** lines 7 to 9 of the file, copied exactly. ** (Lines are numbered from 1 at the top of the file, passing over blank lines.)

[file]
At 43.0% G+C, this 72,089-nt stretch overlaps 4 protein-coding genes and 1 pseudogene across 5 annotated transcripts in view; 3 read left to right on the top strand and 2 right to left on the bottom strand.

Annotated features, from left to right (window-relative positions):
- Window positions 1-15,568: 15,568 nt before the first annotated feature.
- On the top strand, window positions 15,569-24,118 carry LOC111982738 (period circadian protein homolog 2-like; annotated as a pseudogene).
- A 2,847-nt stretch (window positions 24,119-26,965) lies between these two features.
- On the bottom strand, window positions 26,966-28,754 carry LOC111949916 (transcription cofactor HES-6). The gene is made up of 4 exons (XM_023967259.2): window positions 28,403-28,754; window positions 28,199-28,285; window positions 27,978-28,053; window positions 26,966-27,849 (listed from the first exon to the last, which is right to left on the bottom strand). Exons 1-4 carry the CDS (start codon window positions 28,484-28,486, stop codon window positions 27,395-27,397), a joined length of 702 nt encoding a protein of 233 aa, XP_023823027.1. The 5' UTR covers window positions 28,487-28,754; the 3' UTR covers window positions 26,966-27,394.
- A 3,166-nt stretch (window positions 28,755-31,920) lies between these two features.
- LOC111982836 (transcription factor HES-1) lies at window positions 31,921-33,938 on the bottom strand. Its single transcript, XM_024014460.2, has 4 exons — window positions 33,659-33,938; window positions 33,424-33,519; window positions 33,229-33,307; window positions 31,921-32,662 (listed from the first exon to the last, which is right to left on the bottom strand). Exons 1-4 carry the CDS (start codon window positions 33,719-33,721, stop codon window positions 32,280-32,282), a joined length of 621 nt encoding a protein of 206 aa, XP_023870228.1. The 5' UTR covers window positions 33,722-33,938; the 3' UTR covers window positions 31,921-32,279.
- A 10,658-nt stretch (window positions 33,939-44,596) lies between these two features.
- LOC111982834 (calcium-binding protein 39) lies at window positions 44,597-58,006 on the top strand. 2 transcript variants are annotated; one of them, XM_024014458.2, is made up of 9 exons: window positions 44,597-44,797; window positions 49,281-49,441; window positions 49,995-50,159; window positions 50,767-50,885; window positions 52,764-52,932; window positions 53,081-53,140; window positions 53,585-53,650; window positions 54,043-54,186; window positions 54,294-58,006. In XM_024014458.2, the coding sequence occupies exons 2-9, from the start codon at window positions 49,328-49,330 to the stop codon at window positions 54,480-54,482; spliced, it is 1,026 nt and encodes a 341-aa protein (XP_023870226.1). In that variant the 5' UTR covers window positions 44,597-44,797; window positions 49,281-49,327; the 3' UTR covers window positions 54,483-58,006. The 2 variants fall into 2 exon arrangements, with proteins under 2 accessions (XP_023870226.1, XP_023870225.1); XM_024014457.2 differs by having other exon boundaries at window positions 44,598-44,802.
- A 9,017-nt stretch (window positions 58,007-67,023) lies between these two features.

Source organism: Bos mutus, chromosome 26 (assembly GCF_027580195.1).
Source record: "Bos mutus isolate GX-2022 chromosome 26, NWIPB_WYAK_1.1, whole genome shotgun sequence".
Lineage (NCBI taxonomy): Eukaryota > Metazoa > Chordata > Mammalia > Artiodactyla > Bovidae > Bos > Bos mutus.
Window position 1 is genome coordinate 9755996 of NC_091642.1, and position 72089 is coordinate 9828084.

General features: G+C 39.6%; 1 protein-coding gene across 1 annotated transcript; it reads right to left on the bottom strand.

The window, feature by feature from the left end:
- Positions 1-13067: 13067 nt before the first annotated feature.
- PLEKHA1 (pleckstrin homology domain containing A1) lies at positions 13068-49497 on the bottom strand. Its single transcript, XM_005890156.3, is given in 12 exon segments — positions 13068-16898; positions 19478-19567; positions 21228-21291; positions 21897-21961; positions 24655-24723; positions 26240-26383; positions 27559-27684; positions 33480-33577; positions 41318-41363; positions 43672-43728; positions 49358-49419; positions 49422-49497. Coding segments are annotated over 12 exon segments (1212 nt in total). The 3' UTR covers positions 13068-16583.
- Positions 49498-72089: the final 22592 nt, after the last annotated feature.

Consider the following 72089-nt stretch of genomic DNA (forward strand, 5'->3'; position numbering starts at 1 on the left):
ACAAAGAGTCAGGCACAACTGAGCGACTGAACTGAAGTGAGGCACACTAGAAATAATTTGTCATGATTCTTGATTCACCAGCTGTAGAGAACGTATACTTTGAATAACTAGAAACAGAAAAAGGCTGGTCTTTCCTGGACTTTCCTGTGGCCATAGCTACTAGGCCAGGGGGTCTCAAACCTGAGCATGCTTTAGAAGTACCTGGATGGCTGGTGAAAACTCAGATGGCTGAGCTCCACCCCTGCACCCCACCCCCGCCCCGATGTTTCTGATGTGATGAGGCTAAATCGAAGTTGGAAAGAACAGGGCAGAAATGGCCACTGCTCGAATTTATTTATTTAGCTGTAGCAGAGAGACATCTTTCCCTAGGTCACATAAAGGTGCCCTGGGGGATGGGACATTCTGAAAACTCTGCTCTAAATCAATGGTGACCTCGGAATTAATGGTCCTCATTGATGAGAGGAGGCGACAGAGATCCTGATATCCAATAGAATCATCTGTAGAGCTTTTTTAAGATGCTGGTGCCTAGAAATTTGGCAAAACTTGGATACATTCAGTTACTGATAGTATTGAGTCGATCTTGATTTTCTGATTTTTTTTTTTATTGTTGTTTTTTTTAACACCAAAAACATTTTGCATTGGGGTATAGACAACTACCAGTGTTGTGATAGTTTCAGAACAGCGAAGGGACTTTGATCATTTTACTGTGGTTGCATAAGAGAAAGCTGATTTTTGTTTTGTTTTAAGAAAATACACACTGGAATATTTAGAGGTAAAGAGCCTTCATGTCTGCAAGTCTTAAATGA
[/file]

- A 3,166-nt stretch (window positions 28,755-31,920) lies between these two features.
- LOC111982836 (transcription factor HES-1) lies at window positions 31,921-33,938 on the bottom strand. Its single transcript, XM_024014460.2, has 4 exons — window positions 33,659-33,938; window positions 33,424-33,519; window positions 33,229-33,307; window positions 31,921-32,662 (listed from the first exon to the last, which is right to left on the bottom strand). Exons 1-4 carry the CDS (start codon window positions 33,719-33,721, stop codon window positions 32,280-32,282), a joined length of 621 nt encoding a protein of 206 aa, XP_023870228.1. The 5' UTR covers window positions 33,722-33,938; the 3' UTR covers window positions 31,921-32,279.
- A 10,658-nt stretch (window positions 33,939-44,596) lies between these two features.